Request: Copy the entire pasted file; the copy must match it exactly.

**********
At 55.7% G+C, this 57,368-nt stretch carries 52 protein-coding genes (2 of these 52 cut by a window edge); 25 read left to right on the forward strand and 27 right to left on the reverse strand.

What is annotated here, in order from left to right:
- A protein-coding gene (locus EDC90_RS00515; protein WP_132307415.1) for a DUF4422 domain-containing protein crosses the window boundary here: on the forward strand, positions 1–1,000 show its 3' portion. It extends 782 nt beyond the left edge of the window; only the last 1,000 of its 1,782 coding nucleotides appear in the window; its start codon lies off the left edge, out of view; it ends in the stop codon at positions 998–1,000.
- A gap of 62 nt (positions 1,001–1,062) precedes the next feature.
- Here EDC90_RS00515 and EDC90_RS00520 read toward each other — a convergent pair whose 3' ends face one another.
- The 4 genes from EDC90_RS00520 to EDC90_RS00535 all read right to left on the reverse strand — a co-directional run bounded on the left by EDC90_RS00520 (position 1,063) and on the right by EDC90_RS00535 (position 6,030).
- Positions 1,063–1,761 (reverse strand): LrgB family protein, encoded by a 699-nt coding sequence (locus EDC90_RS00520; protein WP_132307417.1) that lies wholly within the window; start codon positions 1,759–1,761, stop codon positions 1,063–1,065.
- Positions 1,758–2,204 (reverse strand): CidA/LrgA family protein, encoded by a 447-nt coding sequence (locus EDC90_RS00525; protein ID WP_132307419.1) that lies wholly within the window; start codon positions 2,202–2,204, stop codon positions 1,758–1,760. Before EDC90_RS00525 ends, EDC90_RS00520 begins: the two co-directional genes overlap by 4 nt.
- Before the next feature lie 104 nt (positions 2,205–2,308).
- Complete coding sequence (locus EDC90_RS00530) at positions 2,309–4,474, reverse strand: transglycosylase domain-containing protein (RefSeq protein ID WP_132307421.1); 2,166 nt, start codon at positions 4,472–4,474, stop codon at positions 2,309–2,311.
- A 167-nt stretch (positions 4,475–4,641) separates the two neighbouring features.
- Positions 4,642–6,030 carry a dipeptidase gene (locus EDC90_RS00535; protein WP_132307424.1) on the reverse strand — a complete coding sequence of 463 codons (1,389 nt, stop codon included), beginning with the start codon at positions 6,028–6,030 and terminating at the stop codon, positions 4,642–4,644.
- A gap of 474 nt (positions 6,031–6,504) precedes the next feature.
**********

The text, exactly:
At 55.7% G+C, this 57,368-nt stretch carries 52 protein-coding genes (2 of these 52 cut by a window edge); 25 read left to right on the forward strand and 27 right to left on the reverse strand.

What is annotated here, in order from left to right:
- A protein-coding gene (locus EDC90_RS00515; protein WP_132307415.1) for a DUF4422 domain-containing protein crosses the window boundary here: on the forward strand, positions 1–1,000 show its 3' portion. It extends 782 nt beyond the left edge of the window; only the last 1,000 of its 1,782 coding nucleotides appear in the window; its start codon lies off the left edge, out of view; it ends in the stop codon at positions 998–1,000.
- A gap of 62 nt (positions 1,001–1,062) precedes the next feature.
- Here EDC90_RS00515 and EDC90_RS00520 read toward each other — a convergent pair whose 3' ends face one another.
- The 4 genes from EDC90_RS00520 to EDC90_RS00535 all read right to left on the reverse strand — a co-directional run bounded on the left by EDC90_RS00520 (position 1,063) and on the right by EDC90_RS00535 (position 6,030).
- Positions 1,063–1,761 (reverse strand): LrgB family protein, encoded by a 699-nt coding sequence (locus EDC90_RS00520; protein WP_132307417.1) that lies wholly within the window; start codon positions 1,759–1,761, stop codon positions 1,063–1,065.
- Positions 1,758–2,204 (reverse strand): CidA/LrgA family protein, encoded by a 447-nt coding sequence (locus EDC90_RS00525; protein ID WP_132307419.1) that lies wholly within the window; start codon positions 2,202–2,204, stop codon positions 1,758–1,760. Before EDC90_RS00525 ends, EDC90_RS00520 begins: the two co-directional genes overlap by 4 nt.
- Before the next feature lie 104 nt (positions 2,205–2,308).
- Complete coding sequence (locus EDC90_RS00530) at positions 2,309–4,474, reverse strand: transglycosylase domain-containing protein (RefSeq protein ID WP_132307421.1); 2,166 nt, start codon at positions 4,472–4,474, stop codon at positions 2,309–2,311.
- A 167-nt stretch (positions 4,475–4,641) separates the two neighbouring features.
- Positions 4,642–6,030 carry a dipeptidase gene (locus EDC90_RS00535; protein WP_132307424.1) on the reverse strand — a complete coding sequence of 463 codons (1,389 nt, stop codon included), beginning with the start codon at positions 6,028–6,030 and terminating at the stop codon, positions 4,642–4,644.
- A gap of 474 nt (positions 6,031–6,504) precedes the next feature.